ALBION, Ind. (WANE) - Meet Delilah and Sammie.
They've just moved to Indiana from Tiger Paw Rescue Center in Ashland, Ohio.
"The biggest challenge of a move like this is keeping the animals' welfare first and foremost, and of course there's a lot of emotion for the owners who are losing their pride and joy," said Lori Gagen, the executive director of Black Pine Animal Sanctuary.
Ohio has cracked down on their private ownership laws for exotic animals after what happened on October 18, 2011 when a Zanesville, Ohio man let 56 of his exotic animals loose before killing himself. Now, his actions are affecting families like Denise Flores who can't afford to have the cats she's had for 17 years.
As of September 2012, Ohio laws on exotic animals require all owners to register their animals, microchip them, carry liability insurance, and more.
"When you can't get the insurance, then those animals will be confiscated from the owners...I didn't want to put them through all of that," Flores said.
Flores said she's going to visit her tigers frequently, but Sunday was quite emotional for her.
"I just wanted them to be able to live out the rest of their lives happy and in a good place and be well cared for, and that's all that matters," Flores said.
Tim Harrison, who's gone on over 30 missions to save animals like Delilah and Sammie, says there're more tigers living in America than in India, where they're from. That's why he says places like Black Pine are so important.
"So, first of all you have to find a sanctuary where the animals can go and won't be bred or abused, and Black Pine Sanctuary is one of five that I can actually trust," Harrison said.
For now, Delilah and Sammie will be in temporary housing until Black Pine can build a new sanctuary for them costing $50,000. The two other tigers Flores has will be transported next weekend.
"It's time for them to move on, so they can go to a place where they have 24 hour care and the ability to retire," Harrison said.
Black Pine staff said Delilah and Sammie are their 19th and 20th rescue missions since 2011.
If you'd like to help Black Pine build a home for the tigers, visit the Black Pine website.
From the Black Pine site:
Professional Animal Retirement Center (PARC), Inc., known locally as "Black Pine Animal Sanctuary" in Albion, Indiana provides refuge to nearly 90 displaced, captive-raised exotic animals for the REST of their lives. We offer a variety of educational programs to enhance people's knowledge of exotic and endangered species, and to encourage responsible pet ownership.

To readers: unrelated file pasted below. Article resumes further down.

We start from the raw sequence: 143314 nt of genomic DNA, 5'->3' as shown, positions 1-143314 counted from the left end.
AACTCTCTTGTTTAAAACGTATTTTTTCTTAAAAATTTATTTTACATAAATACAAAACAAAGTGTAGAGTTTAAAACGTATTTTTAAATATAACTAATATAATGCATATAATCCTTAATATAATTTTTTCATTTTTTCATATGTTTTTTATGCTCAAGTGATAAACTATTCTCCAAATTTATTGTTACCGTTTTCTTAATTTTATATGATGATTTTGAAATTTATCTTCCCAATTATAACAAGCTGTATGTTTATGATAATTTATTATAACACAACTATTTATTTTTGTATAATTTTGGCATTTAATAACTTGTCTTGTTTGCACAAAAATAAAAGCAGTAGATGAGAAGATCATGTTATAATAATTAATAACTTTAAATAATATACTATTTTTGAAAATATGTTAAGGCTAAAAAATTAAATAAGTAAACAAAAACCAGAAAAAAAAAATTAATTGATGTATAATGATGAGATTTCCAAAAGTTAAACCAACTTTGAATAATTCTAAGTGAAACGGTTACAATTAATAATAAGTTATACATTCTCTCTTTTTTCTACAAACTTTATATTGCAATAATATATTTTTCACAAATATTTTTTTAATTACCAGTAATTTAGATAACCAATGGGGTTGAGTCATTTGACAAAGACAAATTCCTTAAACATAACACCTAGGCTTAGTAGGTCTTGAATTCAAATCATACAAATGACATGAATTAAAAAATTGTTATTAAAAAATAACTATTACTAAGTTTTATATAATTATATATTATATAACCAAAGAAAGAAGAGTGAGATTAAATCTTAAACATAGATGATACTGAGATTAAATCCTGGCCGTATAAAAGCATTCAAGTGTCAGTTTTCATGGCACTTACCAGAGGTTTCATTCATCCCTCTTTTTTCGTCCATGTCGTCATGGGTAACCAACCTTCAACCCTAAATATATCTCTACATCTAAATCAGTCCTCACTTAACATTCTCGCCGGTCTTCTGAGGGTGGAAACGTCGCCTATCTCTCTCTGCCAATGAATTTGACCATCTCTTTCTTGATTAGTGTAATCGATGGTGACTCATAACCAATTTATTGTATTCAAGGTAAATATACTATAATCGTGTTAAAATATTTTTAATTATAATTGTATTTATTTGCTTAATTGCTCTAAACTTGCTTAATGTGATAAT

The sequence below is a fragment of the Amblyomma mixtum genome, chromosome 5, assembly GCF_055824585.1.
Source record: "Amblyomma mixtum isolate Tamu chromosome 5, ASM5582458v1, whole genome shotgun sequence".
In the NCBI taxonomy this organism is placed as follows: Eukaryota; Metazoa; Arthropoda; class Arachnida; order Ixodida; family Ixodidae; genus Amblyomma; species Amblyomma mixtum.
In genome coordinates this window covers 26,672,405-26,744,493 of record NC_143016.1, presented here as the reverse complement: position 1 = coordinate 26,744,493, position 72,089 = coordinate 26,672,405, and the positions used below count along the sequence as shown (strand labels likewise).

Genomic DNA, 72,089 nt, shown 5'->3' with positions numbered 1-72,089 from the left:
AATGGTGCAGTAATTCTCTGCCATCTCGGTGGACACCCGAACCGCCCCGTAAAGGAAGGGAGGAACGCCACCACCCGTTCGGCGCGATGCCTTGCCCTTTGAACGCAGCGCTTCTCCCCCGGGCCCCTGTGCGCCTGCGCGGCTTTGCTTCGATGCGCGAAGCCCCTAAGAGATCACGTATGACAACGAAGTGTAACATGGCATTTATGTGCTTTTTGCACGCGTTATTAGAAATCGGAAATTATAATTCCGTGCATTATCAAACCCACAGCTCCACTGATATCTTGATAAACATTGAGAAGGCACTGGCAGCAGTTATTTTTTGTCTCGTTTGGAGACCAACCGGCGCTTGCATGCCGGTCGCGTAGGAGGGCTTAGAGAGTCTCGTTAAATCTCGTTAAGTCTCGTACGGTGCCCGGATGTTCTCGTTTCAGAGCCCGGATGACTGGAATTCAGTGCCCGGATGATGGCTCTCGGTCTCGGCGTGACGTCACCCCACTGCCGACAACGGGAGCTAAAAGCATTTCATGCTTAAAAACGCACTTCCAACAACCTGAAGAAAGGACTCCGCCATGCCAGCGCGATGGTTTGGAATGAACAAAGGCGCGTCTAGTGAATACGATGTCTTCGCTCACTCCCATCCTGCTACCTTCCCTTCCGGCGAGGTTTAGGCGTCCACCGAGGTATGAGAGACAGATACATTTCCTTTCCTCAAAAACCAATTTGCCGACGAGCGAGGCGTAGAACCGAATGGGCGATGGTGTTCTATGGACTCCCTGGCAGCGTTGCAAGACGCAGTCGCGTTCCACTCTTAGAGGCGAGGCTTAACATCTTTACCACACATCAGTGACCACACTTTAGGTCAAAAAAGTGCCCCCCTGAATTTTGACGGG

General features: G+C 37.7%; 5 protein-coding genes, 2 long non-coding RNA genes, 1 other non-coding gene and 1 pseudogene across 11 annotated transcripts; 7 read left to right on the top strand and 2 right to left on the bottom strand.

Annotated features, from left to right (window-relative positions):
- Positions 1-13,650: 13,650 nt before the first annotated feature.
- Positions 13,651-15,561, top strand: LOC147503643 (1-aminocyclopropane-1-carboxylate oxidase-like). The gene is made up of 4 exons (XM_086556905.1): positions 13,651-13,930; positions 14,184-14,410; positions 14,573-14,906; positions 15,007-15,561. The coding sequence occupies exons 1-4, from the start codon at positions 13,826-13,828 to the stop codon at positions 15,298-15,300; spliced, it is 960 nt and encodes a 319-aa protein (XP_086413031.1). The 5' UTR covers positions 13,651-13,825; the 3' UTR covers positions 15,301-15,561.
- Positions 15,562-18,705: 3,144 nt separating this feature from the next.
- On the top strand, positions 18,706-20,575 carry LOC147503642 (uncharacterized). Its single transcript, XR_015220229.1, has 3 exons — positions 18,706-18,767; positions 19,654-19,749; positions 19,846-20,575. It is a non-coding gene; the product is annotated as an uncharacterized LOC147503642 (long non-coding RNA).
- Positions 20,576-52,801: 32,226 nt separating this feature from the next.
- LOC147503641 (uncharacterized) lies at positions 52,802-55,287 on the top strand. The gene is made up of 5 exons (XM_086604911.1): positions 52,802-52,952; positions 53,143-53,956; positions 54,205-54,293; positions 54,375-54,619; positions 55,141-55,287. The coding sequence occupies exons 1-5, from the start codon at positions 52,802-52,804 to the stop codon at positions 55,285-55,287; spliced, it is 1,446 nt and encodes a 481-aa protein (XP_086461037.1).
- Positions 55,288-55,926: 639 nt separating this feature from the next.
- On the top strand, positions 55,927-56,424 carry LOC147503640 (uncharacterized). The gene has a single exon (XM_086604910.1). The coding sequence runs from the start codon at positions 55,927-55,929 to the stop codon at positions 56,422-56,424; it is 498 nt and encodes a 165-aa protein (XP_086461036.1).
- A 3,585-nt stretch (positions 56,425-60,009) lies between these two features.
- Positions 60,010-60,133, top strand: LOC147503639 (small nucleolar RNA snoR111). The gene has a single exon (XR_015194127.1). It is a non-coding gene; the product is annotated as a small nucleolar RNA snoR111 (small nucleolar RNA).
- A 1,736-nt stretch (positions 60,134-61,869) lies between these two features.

Animal residents include big and small cats, canines, bears, primates, birds, reptiles, and more.
We do not buy, sell, trade, or breed animals, or use them for commercial gain.
Black Pine is licensed by the United States Department of Agriculture (USDA) as a Class "C" exhibitor under license number 32-C-0191. We are legally incorporated as Professional Animal Retirement Center (PARC), Inc. and recognized by the Internal Revenue Service as a tax-exempt 501(c)3 non-profit organization. Our tax ID is 33-1020728. Our Indiana tax identification number is 0117958700 001.
A national campaign wants the NFL's Washington Redskins to change its name to not be offensive to Native Americans, and it could effect teams across the country.
The Lilly Endowment Inc. has given more than $62 million to 39 Indiana colleges and universities to increase employment opportunities for college graduates. receive
A two-car crash tied up traffic for a short time on Illinois Road at the entrance to Jefferson Pointe.
It's been a year since FBI agents and police raided several homes in Fort Wayne. The center of the investigation was Michael Fabini's home.
Contrary to popular belief, poinsettias are not toxic to humans or pets. Some mild side effects are possible if they are eaten.
A Fort Wayne man had the opportunity to have lunch with Nelson Mandela 20 years ago. He says the experience is something he has carried with him throughout the years.
The suspects face bank robbing charges, as well as charges of assaulting and putting in jeopardy the lives of others.
The yellow brick building that served for decades as the club house for the Elks Lodge 155 golf course in Fort Wayne is being demolished.
Buffalo Wild Wings donated $6,500 to the Boys & Girls Club's Fairfield location on Friday afternoon. The money will be used for youth sports tournaments.
A new event promises 12 days of delicious deals at Fort Wayne restaurants in January.
A woman arrested for shoplifting at a Fort Wayne Walmart identified herself as her husband's ex-wife when she was actually the man's current wife. The ex-wife then ended up getting arrested when the real wife failed to show up for court.
Gov. Mike Pence has ordered flags at Indiana state facilities to be flown at half-staff in tribute of Nelson Mandela and is asking businesses and residents to do so also to honor the world leader.
A big chunk of the U.S. is getting a blast of wintry weather. Some areas are experiencing frigid temperatures. Some are seeing snow and ice. Several deaths have been reported, most resulting from treacherous driving conditions. Hundreds of…
Frigid temperatures and a cold Saint Joseph River didn't stop approximately 100 students from jumping into the river as part of Homecoming Week at IPFW.
The Salvation Army and Toys for Tots are seeing a decline in donations this year because of a late Thanksgiving.